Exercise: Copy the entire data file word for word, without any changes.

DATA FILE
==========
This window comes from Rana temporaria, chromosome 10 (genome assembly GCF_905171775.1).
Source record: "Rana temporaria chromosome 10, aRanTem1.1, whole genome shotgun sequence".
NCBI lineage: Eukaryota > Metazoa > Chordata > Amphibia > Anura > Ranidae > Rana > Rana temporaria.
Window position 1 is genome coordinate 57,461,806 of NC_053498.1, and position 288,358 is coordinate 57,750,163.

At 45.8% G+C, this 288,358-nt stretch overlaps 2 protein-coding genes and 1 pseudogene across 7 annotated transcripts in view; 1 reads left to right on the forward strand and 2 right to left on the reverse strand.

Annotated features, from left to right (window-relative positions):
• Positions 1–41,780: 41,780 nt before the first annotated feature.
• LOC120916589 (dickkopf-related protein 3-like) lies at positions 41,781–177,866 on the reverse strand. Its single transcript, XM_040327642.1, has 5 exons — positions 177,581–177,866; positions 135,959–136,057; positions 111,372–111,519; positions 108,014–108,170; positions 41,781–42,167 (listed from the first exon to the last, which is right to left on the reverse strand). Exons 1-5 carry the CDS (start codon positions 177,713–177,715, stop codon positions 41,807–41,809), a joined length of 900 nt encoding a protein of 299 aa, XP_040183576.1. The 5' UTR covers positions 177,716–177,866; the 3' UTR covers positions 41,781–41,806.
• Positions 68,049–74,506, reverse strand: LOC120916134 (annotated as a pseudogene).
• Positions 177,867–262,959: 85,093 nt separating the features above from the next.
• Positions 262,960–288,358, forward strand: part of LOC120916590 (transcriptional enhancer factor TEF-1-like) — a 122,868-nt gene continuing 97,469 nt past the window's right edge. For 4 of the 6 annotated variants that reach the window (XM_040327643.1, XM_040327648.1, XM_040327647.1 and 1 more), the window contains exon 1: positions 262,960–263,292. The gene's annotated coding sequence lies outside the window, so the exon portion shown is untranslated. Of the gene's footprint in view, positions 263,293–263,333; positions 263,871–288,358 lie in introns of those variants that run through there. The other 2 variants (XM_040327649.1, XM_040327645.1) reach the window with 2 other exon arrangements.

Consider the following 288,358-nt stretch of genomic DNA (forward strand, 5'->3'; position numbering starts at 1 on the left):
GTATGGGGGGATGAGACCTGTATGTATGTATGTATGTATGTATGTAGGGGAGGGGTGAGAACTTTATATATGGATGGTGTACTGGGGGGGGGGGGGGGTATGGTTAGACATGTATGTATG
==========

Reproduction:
This window comes from Rana temporaria, chromosome 10 (genome assembly GCF_905171775.1).
Source record: "Rana temporaria chromosome 10, aRanTem1.1, whole genome shotgun sequence".
NCBI lineage: Eukaryota > Metazoa > Chordata > Amphibia > Anura > Ranidae > Rana > Rana temporaria.
Window position 1 is genome coordinate 57,461,806 of NC_053498.1, and position 288,358 is coordinate 57,750,163.

At 45.8% G+C, this 288,358-nt stretch overlaps 2 protein-coding genes and 1 pseudogene across 7 annotated transcripts in view; 1 reads left to right on the forward strand and 2 right to left on the reverse strand.

Annotated features, from left to right (window-relative positions):
• Positions 1–41,780: 41,780 nt before the first annotated feature.
• LOC120916589 (dickkopf-related protein 3-like) lies at positions 41,781–177,866 on the reverse strand. Its single transcript, XM_040327642.1, has 5 exons — positions 177,581–177,866; positions 135,959–136,057; positions 111,372–111,519; positions 108,014–108,170; positions 41,781–42,167 (listed from the first exon to the last, which is right to left on the reverse strand). Exons 1-5 carry the CDS (start codon positions 177,713–177,715, stop codon positions 41,807–41,809), a joined length of 900 nt encoding a protein of 299 aa, XP_040183576.1. The 5' UTR covers positions 177,716–177,866; the 3' UTR covers positions 41,781–41,806.
• Positions 68,049–74,506, reverse strand: LOC120916134 (annotated as a pseudogene).
• Positions 177,867–262,959: 85,093 nt separating the features above from the next.
• Positions 262,960–288,358, forward strand: part of LOC120916590 (transcriptional enhancer factor TEF-1-like) — a 122,868-nt gene continuing 97,469 nt past the window's right edge. For 4 of the 6 annotated variants that reach the window (XM_040327643.1, XM_040327648.1, XM_040327647.1 and 1 more), the window contains exon 1: positions 262,960–263,292. The gene's annotated coding sequence lies outside the window, so the exon portion shown is untranslated. Of the gene's footprint in view, positions 263,293–263,333; positions 263,871–288,358 lie in introns of those variants that run through there. The other 2 variants (XM_040327649.1, XM_040327645.1) reach the window with 2 other exon arrangements.

Consider the following 288,358-nt stretch of genomic DNA (forward strand, 5'->3'; position numbering starts at 1 on the left):
GTATGGGGGGATGAGACCTGTATGTATGTATGTATGTATGTATGTAGGGGAGGGGTGAGAACTTTATATATGGATGGTGTACTGGGGGGGGGGGGGGGTATGGTTAGACATGTATGTATG